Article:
The problem is that the system is limited. Dispensationalism covers every area of theology in Scripture.

    There is a plan for angels, gentiles, Jews, satan, salvation, law, recreation, sacrifices, etc.

    Covenant theology is extremely limited and just kind of lumps stuff together. I think N.C. theology is primarily centered around soteriological issues.

    Dr. John Piper is a N.C. Theologian who is a classic premillenialist. Why do you reject that?

    For a good dispensationalist that I mostly agree with, try Dr. John MacArthur.

    Btw, I also am a preacher of a better covenant (2 Cor. 3). For if the ministry of Moses was glorious, how much more the ministry of Christ. Hallelujah!
     
  18. Tim

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    Preach,
    I agree that New covenant theology is similar to dispensationalism in regard to Law and Grace. (I don't think dispies are wrong about everything.) And I appreciate the fact that NCT is primarily soteriological--that allows for some flexibility in eschatological views. In fact, among leaders in the movement you can find classic premils (like Fred Zaspel) as well as amills (like Tom Wells).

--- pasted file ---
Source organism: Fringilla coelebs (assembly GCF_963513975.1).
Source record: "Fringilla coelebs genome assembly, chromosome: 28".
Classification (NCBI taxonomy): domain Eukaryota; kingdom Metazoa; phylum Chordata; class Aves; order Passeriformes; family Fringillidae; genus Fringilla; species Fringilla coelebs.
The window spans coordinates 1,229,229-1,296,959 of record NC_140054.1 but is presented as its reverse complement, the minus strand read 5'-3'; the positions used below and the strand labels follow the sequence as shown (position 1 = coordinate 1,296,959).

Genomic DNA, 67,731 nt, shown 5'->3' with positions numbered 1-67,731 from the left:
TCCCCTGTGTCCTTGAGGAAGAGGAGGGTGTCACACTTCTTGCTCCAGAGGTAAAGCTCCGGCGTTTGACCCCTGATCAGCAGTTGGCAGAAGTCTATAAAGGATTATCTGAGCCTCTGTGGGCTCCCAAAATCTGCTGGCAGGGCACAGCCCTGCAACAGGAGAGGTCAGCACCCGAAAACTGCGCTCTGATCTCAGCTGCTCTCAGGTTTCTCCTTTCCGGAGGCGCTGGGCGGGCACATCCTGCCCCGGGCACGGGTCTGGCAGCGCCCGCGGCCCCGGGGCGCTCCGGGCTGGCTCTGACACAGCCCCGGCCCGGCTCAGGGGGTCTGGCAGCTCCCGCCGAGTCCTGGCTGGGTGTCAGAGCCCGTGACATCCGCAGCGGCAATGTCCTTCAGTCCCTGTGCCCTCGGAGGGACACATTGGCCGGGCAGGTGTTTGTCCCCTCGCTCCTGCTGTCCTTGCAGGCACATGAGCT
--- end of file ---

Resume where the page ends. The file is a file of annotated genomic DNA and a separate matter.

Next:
Besides, the Scripture is primarily soteriological! It is not, as some like Van Impe and LaHaye claim, primarily eschatological.

    I attended the Bunyan conference in PA (Zaspel was the host) last April and had a good time agreeing and disagreeing with people there. The superiority of the New Covenant is the one issue I'm probably most passionate about. It has far greater implications than one's millenial view.

    As far as John Piper goes--I love his books, and he's a great guy (he's related to my wife by marriage), but I still think that amillenialism is a more consistent eschatology than classic premil.

    Glad to hear you're a minister of the New Covenant--would that they all were! I even spoke on that subject this morning.

    In Christ,

    Tim
     
  19. Daniel David

    Daniel David
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    A minister huh? I didn't know. You might have said something before, and I just missed it.
     
  20. Tim

    Tim
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    Nope, not a minister, a substitute preacher.
    So if I'm on vacation in Florida, I'll let you know, your church could have me as a guest speaker on something like say ... eschatology?

    In Christ,

    Tim

    P.S. My pastor grew up in Tallahasee, just FYI.